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World’s Largest 3D-Printed Reef Goes Up In Maldives To Save Its Biodiversity
By Yoon Sann Wong, 20 Aug 2018
3D printing, which has already made its foray into electric cars and architecture including affordable tiny homes, has ventured into biodiversity by way of the world’s largest 3D-printed coral reef.
On 11 August, this artificial system was submerged at the Summer Island Maldives to help coral reefs in the area survive, and hopefully thrive, in the warming climate.
Using computer modeling, industrial designer Alex Goad of Reef Design Lab created faux reef structures resembling those found naturally in the Maldives, at a lab in Melbourne, Australia.
These molds were produced by a large 3D-printer in 24 hours and subsequently cast in ceramic—a substance similar to calcium carbonate found in natural coral reefs.
The 220 ceramic molds were filled with cement on the beach at Summer Island before being fit together like a LEGO set to create the giant pseudo reef.
It now sits beneath seven meters of water, in a sandy part of Summer Island’s ‘Blue Lagoon’ that is close to the resort’s coral nursery. Fragments of corals are transported from the nursery to the new reef, where the corals will hopefully grow and eventually colonize the 3D-printed structure.
“3-D printing technology helps us to develop more innovative ways of protecting coral reefs. The technology allows us to mimic the complexity of natural reef structures, so we can design artificial reefs that closely resemble those found in nature. We hope this will be a more effective way of growing and restoring corals,” explained Goad.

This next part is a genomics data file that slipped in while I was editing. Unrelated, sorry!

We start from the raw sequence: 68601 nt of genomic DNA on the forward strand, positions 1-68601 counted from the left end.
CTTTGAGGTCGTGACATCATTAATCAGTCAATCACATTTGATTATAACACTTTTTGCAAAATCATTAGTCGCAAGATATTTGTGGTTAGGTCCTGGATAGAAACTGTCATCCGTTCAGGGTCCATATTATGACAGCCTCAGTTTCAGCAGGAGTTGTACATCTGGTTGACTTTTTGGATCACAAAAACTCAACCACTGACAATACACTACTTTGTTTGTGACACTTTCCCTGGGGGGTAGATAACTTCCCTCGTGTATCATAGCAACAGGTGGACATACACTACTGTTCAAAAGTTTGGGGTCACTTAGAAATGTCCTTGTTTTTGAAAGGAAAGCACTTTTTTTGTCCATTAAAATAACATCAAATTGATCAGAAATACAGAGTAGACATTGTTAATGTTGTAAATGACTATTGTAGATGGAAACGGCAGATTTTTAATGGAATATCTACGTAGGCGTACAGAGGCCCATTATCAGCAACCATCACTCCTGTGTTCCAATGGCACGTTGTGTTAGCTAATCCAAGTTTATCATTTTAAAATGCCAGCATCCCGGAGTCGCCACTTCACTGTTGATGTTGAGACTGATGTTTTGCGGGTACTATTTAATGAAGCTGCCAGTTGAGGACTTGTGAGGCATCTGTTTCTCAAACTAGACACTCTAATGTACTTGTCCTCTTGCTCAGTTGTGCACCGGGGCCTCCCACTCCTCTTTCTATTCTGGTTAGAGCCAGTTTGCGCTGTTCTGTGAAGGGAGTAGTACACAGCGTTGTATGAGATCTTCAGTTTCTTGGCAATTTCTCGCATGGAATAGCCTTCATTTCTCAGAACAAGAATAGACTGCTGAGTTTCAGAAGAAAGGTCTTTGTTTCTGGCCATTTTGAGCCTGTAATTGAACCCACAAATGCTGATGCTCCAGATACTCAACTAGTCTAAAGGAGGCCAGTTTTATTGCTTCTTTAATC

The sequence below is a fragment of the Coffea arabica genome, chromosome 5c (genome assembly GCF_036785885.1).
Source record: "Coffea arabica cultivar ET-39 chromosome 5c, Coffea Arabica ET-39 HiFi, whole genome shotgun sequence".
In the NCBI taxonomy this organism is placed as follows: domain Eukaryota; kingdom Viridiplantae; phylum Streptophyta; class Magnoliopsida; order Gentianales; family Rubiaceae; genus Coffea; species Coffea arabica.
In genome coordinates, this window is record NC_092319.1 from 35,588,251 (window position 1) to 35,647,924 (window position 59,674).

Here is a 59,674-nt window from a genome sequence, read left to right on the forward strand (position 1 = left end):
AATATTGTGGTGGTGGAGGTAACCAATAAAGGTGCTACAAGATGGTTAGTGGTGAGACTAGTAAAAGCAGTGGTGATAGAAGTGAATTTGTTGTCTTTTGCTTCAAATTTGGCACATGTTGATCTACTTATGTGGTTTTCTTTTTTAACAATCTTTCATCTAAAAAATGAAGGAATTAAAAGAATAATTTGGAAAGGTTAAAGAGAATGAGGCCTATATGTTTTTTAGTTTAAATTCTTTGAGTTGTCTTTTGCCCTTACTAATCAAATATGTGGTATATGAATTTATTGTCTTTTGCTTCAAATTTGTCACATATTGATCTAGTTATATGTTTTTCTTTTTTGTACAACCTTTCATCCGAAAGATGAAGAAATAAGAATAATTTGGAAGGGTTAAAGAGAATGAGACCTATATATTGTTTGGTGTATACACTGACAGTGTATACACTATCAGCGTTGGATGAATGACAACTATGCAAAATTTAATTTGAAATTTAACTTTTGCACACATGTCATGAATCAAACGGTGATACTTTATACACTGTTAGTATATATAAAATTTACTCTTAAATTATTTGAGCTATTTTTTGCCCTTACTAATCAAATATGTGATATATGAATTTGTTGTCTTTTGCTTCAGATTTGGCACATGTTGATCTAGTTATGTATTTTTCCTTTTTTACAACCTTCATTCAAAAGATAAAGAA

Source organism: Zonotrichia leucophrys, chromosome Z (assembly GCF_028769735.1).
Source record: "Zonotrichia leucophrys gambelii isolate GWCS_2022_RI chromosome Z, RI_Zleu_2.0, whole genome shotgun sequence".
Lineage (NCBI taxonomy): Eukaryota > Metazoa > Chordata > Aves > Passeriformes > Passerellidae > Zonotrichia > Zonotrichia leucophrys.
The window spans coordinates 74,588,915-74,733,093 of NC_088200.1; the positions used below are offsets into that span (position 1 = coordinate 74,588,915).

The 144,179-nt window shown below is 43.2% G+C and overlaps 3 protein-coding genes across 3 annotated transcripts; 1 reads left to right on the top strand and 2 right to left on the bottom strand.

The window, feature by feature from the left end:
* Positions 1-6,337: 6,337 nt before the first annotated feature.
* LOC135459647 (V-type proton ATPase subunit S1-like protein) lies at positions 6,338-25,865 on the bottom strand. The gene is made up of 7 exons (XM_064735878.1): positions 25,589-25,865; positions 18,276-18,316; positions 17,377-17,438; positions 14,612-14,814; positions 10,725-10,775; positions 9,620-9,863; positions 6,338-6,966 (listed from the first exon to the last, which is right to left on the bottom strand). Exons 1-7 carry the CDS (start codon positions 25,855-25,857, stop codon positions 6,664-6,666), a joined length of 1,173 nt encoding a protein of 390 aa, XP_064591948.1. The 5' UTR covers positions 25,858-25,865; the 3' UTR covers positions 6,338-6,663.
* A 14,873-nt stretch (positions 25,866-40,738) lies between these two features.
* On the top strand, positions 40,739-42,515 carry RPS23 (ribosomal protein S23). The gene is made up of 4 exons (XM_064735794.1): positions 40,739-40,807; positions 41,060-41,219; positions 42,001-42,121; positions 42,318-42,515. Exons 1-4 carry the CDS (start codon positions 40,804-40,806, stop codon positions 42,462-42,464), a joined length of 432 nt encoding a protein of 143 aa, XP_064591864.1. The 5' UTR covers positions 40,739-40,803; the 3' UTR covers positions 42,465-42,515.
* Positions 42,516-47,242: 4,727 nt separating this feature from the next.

If the 3D-printed reef proves successful and more effective than existing coral propagation techniques, this method could be taken up to help more coral reefs survive the increasingly warm climate.
“Projects like the 3-D printed reef are popular among guests, who like that we protect our environment. And it’s not only for the guests. Our staff, most of whom are Maldivian, want to protect their environment. Ultimately, we want to help promote a culture of environmental stewardship, not just at Summer Island, but across the Maldives,” said Summer Island Resort’s manager Mari Shareef.
[via PR Newswire, video via Summer Island Maldives, main image via PR Newswire]
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